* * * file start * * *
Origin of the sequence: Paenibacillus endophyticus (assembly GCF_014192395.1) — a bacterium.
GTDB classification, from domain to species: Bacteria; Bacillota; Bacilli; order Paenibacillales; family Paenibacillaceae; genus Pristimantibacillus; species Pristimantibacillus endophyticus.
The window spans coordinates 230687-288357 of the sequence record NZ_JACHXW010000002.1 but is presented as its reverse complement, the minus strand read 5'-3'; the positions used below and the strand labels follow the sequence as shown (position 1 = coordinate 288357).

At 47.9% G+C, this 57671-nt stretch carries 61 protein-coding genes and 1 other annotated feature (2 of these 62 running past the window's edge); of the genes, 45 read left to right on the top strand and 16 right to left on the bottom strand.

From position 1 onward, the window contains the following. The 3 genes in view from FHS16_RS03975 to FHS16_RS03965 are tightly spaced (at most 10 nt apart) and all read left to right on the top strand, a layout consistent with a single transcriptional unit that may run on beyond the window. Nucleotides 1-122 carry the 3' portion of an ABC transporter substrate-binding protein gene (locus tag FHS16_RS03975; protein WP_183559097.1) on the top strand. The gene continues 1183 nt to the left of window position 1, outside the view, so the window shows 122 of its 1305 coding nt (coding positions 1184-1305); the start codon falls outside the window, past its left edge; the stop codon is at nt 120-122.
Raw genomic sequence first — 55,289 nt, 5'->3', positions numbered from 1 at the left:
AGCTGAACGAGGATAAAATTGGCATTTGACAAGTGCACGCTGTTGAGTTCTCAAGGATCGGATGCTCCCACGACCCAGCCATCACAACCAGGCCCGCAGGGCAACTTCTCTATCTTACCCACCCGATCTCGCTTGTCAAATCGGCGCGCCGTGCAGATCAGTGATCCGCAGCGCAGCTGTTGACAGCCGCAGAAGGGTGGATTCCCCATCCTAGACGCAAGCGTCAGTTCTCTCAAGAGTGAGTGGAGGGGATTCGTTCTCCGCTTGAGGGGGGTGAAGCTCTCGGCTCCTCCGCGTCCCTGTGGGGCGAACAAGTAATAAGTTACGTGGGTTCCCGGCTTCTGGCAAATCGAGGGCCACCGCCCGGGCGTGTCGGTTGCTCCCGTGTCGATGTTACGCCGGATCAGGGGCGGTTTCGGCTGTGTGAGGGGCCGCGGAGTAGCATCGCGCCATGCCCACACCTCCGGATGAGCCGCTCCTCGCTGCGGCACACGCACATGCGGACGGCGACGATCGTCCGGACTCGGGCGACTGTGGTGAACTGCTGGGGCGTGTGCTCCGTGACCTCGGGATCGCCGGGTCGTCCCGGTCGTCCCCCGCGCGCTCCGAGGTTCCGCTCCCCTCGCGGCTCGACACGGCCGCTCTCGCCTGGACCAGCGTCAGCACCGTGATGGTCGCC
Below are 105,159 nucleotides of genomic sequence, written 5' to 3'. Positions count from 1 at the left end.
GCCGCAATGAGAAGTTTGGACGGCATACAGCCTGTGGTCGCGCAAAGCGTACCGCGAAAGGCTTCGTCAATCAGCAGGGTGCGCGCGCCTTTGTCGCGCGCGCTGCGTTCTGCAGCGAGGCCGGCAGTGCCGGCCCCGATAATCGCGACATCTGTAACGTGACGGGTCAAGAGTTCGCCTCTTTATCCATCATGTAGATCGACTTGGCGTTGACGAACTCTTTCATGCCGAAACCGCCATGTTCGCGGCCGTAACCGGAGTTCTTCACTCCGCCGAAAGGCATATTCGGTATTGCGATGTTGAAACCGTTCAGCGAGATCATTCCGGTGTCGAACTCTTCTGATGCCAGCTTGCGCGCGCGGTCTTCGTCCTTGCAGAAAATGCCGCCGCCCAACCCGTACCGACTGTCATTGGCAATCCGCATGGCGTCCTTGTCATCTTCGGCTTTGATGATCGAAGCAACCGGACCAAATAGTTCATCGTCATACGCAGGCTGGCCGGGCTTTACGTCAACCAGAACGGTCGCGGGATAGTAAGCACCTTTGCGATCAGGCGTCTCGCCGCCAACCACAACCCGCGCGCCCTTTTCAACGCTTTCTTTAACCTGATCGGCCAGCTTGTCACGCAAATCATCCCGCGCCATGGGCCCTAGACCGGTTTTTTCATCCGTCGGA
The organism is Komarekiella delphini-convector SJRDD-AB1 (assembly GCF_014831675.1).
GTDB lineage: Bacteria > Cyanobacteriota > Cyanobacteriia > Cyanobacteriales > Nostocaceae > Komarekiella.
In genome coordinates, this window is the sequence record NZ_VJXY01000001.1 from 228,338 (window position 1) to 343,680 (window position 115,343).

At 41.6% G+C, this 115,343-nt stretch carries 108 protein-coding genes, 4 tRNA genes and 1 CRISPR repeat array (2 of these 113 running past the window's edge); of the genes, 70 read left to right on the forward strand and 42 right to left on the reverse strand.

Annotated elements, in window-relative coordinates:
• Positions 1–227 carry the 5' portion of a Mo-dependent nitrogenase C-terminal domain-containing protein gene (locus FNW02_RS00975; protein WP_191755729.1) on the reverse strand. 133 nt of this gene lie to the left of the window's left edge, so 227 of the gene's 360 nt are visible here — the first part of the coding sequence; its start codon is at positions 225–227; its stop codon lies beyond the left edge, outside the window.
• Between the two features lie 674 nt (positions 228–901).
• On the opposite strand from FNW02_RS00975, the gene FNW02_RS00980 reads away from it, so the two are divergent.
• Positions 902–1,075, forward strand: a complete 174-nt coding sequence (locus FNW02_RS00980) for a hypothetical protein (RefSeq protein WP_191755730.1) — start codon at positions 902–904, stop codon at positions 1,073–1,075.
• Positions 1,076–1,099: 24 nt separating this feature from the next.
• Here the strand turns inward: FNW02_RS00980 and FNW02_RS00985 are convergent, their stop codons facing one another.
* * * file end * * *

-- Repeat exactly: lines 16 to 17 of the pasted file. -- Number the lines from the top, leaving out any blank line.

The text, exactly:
• Between the two features lie 674 nt (positions 228–901).
• On the opposite strand from FNW02_RS00975, the gene FNW02_RS00980 reads away from it, so the two are divergent.